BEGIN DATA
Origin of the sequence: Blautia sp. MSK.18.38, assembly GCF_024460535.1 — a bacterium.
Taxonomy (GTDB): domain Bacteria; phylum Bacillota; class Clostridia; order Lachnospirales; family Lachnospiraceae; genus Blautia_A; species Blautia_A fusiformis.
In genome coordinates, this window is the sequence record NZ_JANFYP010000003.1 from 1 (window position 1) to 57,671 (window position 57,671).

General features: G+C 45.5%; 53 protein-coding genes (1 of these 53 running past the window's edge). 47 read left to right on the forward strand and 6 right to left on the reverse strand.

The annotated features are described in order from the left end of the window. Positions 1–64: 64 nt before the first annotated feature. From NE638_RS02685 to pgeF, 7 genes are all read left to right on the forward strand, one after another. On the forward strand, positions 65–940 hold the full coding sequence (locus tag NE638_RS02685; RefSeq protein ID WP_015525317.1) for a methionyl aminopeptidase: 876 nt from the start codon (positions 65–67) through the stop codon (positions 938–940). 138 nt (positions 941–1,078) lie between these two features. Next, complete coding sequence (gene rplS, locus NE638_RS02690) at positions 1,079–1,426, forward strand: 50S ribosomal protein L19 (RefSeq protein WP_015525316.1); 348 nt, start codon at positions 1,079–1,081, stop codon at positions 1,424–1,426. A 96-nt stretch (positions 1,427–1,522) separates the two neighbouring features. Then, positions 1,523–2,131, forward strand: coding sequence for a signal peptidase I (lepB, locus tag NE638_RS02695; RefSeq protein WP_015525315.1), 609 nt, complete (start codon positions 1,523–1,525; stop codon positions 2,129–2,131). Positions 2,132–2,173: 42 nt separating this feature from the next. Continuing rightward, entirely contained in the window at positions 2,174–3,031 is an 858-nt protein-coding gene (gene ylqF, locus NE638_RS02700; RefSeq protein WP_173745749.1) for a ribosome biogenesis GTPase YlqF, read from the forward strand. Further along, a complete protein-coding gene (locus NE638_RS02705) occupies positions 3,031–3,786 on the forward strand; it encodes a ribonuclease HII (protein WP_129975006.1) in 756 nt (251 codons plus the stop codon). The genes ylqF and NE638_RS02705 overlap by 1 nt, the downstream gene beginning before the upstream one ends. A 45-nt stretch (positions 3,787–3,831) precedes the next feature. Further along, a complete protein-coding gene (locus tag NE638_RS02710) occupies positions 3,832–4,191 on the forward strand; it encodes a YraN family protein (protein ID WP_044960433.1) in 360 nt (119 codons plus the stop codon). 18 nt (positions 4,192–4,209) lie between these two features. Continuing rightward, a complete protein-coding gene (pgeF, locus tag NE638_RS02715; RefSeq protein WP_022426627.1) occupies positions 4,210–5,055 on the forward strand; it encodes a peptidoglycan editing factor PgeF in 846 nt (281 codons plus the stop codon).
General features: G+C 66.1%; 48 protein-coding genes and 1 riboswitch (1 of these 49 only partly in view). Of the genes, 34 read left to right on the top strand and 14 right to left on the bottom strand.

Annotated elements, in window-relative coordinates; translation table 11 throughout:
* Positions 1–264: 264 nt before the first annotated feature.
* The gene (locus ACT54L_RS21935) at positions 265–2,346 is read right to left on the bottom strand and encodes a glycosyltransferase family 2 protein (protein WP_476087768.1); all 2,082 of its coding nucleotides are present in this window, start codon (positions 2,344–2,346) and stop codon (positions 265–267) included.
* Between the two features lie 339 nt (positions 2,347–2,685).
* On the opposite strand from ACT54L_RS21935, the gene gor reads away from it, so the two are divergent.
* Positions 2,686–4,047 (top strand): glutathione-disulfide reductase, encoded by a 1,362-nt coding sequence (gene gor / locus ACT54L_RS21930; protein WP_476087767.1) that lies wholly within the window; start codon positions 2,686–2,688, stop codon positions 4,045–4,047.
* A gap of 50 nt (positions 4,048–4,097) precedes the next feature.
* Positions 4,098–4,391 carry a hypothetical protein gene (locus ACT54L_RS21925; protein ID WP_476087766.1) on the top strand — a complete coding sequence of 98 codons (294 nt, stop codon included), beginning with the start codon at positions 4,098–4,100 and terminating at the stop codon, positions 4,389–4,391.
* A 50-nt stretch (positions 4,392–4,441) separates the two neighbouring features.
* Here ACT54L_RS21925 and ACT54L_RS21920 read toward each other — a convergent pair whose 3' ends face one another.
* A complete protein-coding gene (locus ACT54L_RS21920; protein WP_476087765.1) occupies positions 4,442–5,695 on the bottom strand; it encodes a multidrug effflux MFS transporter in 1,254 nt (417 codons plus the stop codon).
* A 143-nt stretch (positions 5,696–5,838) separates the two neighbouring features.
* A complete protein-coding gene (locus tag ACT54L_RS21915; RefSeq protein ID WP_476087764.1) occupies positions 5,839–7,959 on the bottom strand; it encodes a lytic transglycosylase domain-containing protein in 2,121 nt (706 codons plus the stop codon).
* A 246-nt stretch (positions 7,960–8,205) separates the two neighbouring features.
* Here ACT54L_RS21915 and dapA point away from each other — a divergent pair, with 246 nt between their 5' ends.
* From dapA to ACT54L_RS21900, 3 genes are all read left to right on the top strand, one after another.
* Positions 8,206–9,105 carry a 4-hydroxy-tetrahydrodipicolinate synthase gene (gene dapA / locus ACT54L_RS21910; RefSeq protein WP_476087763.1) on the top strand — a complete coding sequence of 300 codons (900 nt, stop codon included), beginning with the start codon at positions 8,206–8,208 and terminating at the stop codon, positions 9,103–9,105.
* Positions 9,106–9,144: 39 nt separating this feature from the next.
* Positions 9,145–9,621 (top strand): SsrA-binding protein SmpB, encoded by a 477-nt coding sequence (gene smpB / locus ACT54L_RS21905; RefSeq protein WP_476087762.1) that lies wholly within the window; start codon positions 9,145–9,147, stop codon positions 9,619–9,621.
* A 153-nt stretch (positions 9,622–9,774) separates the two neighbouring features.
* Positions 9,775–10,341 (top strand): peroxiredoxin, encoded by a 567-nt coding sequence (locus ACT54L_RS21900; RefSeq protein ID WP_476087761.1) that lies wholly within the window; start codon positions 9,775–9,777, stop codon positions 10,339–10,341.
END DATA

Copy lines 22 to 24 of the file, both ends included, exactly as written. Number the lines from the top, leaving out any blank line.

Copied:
* From dapA to ACT54L_RS21900, 3 genes are all read left to right on the top strand, one after another.
* Positions 8,206–9,105 carry a 4-hydroxy-tetrahydrodipicolinate synthase gene (gene dapA / locus ACT54L_RS21910; RefSeq protein WP_476087763.1) on the top strand — a complete coding sequence of 300 codons (900 nt, stop codon included), beginning with the start codon at positions 8,206–8,208 and terminating at the stop codon, positions 9,103–9,105.
* Positions 9,106–9,144: 39 nt separating this feature from the next.